But that is taken into account when the sentencing is done, JD. If someone is a repeat violent offender, the sentencing will (should) reflect that and a minimum of time to be served is often stated.
You can’t ‘good-behave’ your way out of that. You can serve longer than the minimum with bad behaviour, but you can’t reduce your real sentence through good behaviour. It just doesn’t happen.
In such a case if the repeat violent offender behaves badly in prison, he’ll not get his first parole hearing after the minimum sentence is served … and that probably means a year before he ever gets in front of a parole board. Parole boards will rarely release a repeat violent offender on first hearing (is my understanding), so he’s probably already added 2 years to his minimum sentence already.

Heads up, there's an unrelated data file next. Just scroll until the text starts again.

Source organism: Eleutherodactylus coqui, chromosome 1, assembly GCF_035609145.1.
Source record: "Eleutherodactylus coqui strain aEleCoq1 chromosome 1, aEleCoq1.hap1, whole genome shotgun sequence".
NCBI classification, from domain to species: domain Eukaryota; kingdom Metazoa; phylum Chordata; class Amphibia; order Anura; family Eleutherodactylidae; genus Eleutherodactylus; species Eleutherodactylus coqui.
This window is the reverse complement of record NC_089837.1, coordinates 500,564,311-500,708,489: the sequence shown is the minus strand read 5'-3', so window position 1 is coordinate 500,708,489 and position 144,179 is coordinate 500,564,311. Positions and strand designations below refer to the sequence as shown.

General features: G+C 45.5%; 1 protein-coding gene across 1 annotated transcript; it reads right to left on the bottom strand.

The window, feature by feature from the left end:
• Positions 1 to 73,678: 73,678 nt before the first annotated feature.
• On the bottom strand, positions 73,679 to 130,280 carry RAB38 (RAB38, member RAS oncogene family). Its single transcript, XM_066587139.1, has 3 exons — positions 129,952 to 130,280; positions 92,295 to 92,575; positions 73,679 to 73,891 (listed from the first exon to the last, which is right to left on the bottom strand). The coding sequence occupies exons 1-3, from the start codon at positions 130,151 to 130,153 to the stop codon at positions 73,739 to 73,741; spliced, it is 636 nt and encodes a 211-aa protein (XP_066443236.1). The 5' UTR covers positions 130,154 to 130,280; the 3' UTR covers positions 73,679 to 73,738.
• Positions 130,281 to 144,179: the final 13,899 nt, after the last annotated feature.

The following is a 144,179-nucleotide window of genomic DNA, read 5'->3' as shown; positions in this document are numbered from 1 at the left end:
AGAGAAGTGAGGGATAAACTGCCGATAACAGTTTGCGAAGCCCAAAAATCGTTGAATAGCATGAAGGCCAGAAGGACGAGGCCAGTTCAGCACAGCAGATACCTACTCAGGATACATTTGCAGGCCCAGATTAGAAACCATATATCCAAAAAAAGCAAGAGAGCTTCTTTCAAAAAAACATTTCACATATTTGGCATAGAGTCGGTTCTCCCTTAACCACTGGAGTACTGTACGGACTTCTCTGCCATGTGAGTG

This ‘good behaviour’ nomenclature is confusing people (possibly me also, but I think I’m right up to a few years ago at least when I knew parole officers and prison wardens and discussed this with them). Politicians could help by just choosing to call things by less confusing names, and perhaps passing a law to prosecute media when they purposely misrepresent the facts for a headline.
It is as bad as saying we have a basic 20% tax rate when we all know its really 29% (or whatever it is now) with national insurance added. That is another confusing piece of out-of-date nomenclature that needs to be changed.